TALLAHASSEE — Gov. Rick Scott trudged down the street, through mud and tree branches, around disconnected power lines, surveying the damage that the first hurricane to hit Florida in 11 years caused in the capital city.
"You doing okay?" he called out to a man clearing debris from his yard before stopping to chat with him about Hurricane Hermine.
It was an unrehearsed and unscripted moment Friday, unlike the staged — and sometimes stilted — photo ops and news conferences for which Scott is known.
"I ran on getting our state back to work and back to jobs, and there's so many things that have happened since then that are totally different," Scott said. "There's so many issues you don't even think about when you decide to run for governor."
It's been a crisis-filled summer for the jobs governor. In June, he rushed to Orlando after the largest mass shooting in modern American history. In recent weeks, he's visited numerous counties and cities staving off concerns about a Zika outbreak. The capper came Friday, when Scott responded to his first hurricane in nearly six years in office.
Like with the Pulse shooting and Zika, Scott aimed to look in control while conducting a massive public awareness effort about the looming threat.
On Twitter and at briefings with emergency officials before Hermine made landfall, Scott gave an ominous warning: "This is life-threatening."
Managing a crisis successfully can have an upside. Jeb Bush, the last Florida governor to weather a hurricane, left office with an approval rating of 64 percent. That was due, in part, to Bush's sure-footed response to the nine hurricanes during his tenure.
Bush displayed a command of the storms by developing a routine, where agency heads regularly talked about preparedness at daily meetings with the governor. Scott followed that example last week.
Typically Scott's daily schedule is a blank slate, bereft of who he's meeting with or what he's doing. Not so last week. His call logs show phone calls with sheriffs and elected officials in the counties threatened by the storm. Usually averse to mingling with reporters, Scott invited them to tag along Friday and Saturday as he walked the humid streets of Tallahassee to meet homeowners clearing fallen trees.
The response has been effective, said Sen. Bill Montford, a Democrat who represents 11 counties impacted by the storm.
"He's been one of the most engaged governors that I've had the pleasure to work with," said Montford. "Quite frankly, he surprised a lot of people. He jumped in with both feet, head-on."
In 2008, Gov. Charlie Crist was lauded for hunkering down in the Emergency Operations Center as tropical storms Fay, Gustav and Hanna threatened Florida.
Scott followed that example, riding out the storm in Tallahassee, leaving the state EOC late Thursday night to spend the night in the Governor's Mansion. Scott, who owns an airplane, often travels around the state or stays at his home in Naples. But he stayed in Tallahassee for the worst of the storm.
During the week, Scott appeared live on TV to warn Floridians, each time from the EOC flanked by members of the Florida National Guard.
As he talked with homeowners Friday, he related his experiences in 1992 with devastating Hurricane Andrew. At the time, Scott owned hospitals in Miami. Andrew forced the evacuation of two of them. These public moments are unusual for a governor who generally sticks to narrow talking points and always seems to be catching his next flight out of town.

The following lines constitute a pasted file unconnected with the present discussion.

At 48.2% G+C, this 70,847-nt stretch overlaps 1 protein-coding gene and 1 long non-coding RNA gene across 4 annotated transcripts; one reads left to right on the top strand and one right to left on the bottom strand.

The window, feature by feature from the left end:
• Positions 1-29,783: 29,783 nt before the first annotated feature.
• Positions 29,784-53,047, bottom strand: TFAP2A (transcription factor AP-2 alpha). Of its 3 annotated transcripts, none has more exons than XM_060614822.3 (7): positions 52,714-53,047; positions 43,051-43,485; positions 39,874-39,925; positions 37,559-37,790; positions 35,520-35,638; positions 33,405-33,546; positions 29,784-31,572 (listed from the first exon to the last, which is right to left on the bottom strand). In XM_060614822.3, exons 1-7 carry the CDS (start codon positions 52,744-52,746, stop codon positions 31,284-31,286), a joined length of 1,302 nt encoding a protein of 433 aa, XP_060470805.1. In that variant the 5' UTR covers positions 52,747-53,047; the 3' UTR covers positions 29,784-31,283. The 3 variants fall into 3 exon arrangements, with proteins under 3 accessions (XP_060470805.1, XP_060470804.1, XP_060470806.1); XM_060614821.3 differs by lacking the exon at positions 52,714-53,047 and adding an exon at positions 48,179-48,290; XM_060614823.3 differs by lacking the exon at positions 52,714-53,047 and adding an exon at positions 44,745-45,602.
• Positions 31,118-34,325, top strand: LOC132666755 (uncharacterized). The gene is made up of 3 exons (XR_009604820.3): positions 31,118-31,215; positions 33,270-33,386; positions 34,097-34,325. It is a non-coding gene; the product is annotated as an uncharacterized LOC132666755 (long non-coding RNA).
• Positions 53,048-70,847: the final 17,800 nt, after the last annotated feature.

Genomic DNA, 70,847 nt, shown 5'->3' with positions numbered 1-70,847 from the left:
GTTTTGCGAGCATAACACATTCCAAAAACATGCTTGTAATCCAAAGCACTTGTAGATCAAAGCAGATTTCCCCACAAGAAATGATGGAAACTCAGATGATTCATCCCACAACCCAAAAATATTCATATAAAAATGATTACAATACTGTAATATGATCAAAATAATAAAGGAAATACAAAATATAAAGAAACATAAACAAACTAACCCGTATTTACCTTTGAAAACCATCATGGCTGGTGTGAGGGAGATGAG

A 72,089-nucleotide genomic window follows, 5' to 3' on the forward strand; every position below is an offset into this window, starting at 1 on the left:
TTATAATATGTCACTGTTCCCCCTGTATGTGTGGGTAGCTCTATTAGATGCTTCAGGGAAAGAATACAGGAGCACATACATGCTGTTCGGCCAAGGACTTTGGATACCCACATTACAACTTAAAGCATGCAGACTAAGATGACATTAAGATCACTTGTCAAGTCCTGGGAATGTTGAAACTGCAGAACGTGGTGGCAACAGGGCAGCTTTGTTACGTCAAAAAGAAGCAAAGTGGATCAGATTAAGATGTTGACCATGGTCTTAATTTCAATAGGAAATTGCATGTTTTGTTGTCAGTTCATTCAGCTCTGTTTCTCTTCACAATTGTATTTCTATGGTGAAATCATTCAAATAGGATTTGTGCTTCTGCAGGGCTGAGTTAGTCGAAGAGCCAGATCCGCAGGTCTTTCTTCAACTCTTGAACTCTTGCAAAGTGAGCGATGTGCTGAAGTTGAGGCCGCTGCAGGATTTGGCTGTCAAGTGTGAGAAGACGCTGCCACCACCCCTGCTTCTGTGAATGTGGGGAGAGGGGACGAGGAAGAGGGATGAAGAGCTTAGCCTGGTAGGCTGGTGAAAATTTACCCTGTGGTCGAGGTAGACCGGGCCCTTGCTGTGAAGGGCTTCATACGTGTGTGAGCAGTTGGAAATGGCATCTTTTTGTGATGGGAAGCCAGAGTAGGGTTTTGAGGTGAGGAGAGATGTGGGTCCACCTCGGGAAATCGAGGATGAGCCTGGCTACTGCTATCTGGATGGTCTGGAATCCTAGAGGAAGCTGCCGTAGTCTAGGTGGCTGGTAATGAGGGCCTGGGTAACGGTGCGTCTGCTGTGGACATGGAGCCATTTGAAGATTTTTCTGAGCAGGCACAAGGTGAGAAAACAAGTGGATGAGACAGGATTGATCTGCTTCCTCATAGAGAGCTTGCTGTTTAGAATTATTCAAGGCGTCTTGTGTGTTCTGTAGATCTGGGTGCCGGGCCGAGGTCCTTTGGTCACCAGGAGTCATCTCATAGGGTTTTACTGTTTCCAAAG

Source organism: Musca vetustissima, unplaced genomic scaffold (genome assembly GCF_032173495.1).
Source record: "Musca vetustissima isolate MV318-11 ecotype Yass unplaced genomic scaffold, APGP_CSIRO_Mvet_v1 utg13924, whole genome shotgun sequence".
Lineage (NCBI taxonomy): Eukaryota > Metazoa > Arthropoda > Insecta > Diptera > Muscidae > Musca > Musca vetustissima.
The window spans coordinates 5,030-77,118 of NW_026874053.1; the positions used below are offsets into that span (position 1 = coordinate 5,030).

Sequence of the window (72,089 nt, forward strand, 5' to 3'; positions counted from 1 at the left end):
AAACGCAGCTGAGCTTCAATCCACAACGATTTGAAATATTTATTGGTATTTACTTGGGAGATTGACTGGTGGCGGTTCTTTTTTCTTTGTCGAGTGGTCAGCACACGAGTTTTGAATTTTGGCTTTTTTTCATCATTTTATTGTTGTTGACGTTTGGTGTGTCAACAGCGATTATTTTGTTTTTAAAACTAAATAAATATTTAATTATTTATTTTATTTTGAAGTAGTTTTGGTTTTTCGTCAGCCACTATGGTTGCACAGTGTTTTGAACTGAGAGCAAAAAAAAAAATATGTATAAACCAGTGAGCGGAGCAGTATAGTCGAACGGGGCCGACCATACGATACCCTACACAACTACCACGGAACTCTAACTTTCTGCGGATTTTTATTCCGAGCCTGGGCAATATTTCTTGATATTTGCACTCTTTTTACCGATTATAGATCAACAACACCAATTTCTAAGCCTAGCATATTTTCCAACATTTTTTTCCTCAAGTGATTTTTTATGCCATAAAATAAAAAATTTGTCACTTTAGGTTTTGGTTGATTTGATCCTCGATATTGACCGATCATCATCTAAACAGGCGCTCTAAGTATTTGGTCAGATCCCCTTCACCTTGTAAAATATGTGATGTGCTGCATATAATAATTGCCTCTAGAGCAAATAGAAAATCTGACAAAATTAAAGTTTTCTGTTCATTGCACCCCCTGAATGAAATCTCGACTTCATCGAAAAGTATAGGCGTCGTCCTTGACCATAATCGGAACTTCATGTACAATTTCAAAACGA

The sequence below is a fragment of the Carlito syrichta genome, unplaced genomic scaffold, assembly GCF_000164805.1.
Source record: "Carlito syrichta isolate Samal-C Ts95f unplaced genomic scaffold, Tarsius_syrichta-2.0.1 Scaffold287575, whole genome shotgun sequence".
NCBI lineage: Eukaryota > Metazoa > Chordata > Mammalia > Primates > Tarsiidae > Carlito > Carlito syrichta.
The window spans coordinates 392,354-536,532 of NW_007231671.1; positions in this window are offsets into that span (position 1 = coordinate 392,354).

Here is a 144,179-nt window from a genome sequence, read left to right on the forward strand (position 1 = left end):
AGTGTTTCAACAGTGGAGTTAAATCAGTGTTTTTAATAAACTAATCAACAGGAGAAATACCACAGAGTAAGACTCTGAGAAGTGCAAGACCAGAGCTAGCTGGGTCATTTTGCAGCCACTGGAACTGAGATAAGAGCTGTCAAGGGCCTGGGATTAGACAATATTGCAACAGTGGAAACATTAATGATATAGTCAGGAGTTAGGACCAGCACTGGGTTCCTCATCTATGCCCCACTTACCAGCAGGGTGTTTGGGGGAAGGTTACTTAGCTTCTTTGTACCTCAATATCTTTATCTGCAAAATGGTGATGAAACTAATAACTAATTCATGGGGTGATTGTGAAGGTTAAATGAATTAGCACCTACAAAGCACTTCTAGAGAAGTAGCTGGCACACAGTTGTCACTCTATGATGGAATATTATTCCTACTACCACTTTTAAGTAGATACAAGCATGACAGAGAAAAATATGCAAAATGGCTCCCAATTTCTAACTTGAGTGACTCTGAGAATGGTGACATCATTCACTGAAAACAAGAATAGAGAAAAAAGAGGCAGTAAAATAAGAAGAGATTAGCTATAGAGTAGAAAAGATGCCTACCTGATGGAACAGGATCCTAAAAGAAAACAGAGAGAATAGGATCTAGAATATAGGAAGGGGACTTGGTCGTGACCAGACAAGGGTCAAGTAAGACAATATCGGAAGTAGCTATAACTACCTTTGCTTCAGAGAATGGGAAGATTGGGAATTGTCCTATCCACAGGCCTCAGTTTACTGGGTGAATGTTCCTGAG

During his summer of crisis, cable news networks like Fox News have become Scott's megaphone, even when he didn't have new information to provide. Because of widespread damage in the state capital and across North Florida, he'll continue to be in the spotlight as the recovery efforts begin.
On Saturday, Scott surveyed damage on the coast in Panacea and Alligator Point. He sounded frustrated as he talked about the delay in restoring power and publicly brought local leaders together with private utility companies to foster cooperation.
Appearing in command is one thing. Providing actual relief is another. Finding a way will be Scott's biggest test in the coming days and weeks.
Bush had a brother in the White House, which made it easy getting federal funding. Scott, by contrast, has long had a contentious relationship with the federal government, which he has sued several times, including over health care spending. As of Saturday, President Barack Obama had not called Scott to ask about the state's response.
It's too early to ask the Federal Emergency Management Agency for a disaster declaration, said Bryan Koon, director of the state's Division of Emergency Management. But it's likely the state will do so soon.
Already this summer, Scott has argued with FEMA over disaster requests related to the Orlando shooting and Zika.
The agency hasn't been part of the federal response to Zika and turned down Scott's request following the shooting because it "did not demonstrate how the emergency response associated with this situation is beyond the capability of the State and affected local governments," FEMA administrator and former Florida emergency chief Craig Fugate wrote in a letter.
Scott might have less trouble with Hermine, which falls more squarely in FEMA's mission of helping communities recover from natural disasters.
Times/Herald reporter Kristen M. Clark contributed to this report. Contact Michael Auslen at email@example.com. Follow @MichaelAuslen.